Just Another Cat-Loving, Saab-Driving, Wine-Swilling Liberal Jewish Democrat
First off, I’d like to thank Tod Kelly and Erik Kain for inviting me to join this esteemed group of bloggers. I’m beyond thrilled to be here. As the price of admission, they’ve asked me to write a brief introductory piece, so, while autobiography is not normally my forte, here goes.
As you might guess from the accompanying picture, I heart cats. My husband and I have four of them, plus an elderly pug and a feisty cockatiel that we found on a trail in Bellevue, Washington back when we lived there. The cat in the picture is Diesel, named after Vin Diesel, and he’s a Highland Lynx. Our other three cats are (of course) just as cute but lack the curly ears.
My husband (The Russian) and I currently live in Greensboro, North Carolina. We’ve been together for a bit more than fifteen years and, in that time, have lived in five quite different metro areas: Chicago, Los Angeles, Seattle, Philadelphia, and now Greensboro (where hopefully we’ll be staying for quite a while). We never intended to become middle-aged gypsies–well, at least I didn’t–but it seems to have worked out that way. While Greensboro is small compared to the other places we’ve lived, its charms make up for the fact that its downtown skyline is dominated by two large buildings and not much else. There’s much to be said for living in a place where you can usually get where you want to go in ten minutes or less (take it from someone who’s lived in L.A.). Besides, Greensboro offers Jews, yoga, and Whole Foods. What more could anyone want?
By default, I vote Democratic. My parents, both conservative, Fox-watching Republicans, have never quite figured out what they did wrong to produce two left-leaning daughters. Perhaps it was all that time they spent stressing to my sister and me that we needed to learn how to think for ourselves. Or perhaps we were indoctrinated during too many years spent at liberal universities. Whatever the cause, we usually avoid talking politics at family gatherings. Yet, while I may vote Democratic (because, really, what choice is there given what modern Republicans are offering up), my politics, like most people’s, don’t fit neatly into any predefined boxes. I tend toward cultural conservatism on some issues, anti-corporatism most of the time, and Ron Paulish views on foreign policy.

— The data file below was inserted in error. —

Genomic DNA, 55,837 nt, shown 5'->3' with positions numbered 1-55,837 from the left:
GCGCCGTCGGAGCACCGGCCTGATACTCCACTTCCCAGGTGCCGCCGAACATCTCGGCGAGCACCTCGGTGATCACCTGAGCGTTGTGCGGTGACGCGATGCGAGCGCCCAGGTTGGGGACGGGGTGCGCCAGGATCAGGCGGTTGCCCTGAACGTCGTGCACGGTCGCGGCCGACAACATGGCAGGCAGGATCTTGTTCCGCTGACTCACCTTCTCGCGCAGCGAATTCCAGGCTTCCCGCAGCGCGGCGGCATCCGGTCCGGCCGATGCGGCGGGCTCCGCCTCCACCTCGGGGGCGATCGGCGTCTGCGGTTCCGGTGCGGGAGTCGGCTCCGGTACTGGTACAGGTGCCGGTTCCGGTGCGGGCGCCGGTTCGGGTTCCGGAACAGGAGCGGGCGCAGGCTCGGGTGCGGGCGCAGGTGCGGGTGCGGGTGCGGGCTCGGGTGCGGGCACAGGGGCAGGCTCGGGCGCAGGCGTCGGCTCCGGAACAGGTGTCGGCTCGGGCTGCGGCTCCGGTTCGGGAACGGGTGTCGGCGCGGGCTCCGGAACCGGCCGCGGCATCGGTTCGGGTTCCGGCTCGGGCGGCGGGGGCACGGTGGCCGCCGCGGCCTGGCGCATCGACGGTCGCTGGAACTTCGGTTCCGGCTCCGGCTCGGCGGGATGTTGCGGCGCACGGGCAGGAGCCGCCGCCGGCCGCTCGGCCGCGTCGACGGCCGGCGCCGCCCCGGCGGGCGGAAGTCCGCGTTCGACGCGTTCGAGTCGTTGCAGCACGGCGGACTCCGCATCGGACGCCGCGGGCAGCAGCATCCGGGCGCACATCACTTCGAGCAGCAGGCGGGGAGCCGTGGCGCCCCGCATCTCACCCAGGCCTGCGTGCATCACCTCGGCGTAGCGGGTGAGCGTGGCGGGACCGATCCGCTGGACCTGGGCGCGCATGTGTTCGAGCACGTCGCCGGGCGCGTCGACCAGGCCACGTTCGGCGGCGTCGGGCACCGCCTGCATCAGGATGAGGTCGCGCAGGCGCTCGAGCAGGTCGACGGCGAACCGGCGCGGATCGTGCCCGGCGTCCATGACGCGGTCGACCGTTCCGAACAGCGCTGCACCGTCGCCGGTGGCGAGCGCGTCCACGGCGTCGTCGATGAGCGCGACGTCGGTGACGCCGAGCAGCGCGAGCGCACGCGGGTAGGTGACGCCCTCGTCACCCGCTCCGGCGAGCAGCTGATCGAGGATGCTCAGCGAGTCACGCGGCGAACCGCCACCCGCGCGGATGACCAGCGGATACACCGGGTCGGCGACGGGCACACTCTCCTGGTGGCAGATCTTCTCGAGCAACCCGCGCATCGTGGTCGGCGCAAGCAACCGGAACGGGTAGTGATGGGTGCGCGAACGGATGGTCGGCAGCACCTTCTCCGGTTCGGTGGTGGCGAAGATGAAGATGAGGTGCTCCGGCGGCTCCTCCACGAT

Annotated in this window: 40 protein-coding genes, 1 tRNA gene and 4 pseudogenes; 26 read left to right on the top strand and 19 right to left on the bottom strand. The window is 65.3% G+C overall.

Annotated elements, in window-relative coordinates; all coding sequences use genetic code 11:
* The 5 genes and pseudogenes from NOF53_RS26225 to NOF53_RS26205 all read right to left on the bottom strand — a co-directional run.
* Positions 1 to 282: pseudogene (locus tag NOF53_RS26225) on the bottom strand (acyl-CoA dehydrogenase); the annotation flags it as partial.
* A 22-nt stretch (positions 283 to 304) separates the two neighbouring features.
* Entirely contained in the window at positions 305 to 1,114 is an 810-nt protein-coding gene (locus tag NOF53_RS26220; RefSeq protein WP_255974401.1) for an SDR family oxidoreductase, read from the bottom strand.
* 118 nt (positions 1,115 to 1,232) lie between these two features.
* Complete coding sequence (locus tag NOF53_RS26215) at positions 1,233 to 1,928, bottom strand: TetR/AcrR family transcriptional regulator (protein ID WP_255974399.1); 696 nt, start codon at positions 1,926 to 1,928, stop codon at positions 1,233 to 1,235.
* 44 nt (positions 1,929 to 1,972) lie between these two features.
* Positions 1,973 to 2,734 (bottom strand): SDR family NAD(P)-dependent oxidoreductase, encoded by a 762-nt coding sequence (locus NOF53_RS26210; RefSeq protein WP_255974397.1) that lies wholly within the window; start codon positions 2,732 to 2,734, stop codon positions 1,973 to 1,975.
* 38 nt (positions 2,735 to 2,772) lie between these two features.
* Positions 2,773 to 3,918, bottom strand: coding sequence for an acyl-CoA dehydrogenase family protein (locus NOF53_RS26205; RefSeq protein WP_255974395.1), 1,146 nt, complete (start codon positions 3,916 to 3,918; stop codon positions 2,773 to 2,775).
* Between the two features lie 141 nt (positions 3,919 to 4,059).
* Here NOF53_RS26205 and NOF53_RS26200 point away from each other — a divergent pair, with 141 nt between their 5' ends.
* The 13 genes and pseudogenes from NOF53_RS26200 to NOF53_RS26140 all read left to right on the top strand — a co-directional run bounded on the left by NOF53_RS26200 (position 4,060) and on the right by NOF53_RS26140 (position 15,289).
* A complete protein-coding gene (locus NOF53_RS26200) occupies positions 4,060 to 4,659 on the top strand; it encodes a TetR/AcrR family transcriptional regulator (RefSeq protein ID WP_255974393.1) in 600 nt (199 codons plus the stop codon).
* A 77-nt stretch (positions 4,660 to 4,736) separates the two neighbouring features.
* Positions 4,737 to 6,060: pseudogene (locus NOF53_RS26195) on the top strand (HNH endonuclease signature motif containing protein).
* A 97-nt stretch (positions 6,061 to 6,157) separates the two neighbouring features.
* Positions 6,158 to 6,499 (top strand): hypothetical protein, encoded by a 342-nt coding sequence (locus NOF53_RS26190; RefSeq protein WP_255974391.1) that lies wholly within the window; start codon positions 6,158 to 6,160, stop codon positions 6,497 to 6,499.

My training is in history and law. Over the years I’ve worked as an adjunct professor of American history, an editor and writer of instructor-lead computer software training, an administrative law clerk, and an attorney at a small firm (think dog bites and divorces). Eons ago, I studied under Christopher Lasch at the University of Rochester. My dissertation focused on the life and work of Robert Maynard Hutchins. Hutchins became president of the University of Chicago at the age of 29 and, along with Mortimer Adler and others, created the Great Books program. Later, Hutchins went on to found the Center for the Study of Democratic Institutions in a suburb of Santa Barbara, California and endeavored to foster “the civilization of the dialogue.” It seems like that’s what the creators of the League are also endeavoring to create, at least in their little space on the Internets. The intelligence and civility of the writers and commenters certainly attracted and kept me here. At some point, I’ll likely write a more detailed post about Hutchins’ efforts to create dialogue at the Center because it seems somehow relevant.
Other topics that engage me include what I call the “re-righting” of history, the concept of home and place, the antics of the right-wing media, Judaism, constitutional law, and politics in general. And, if all else fails, there’s always cats.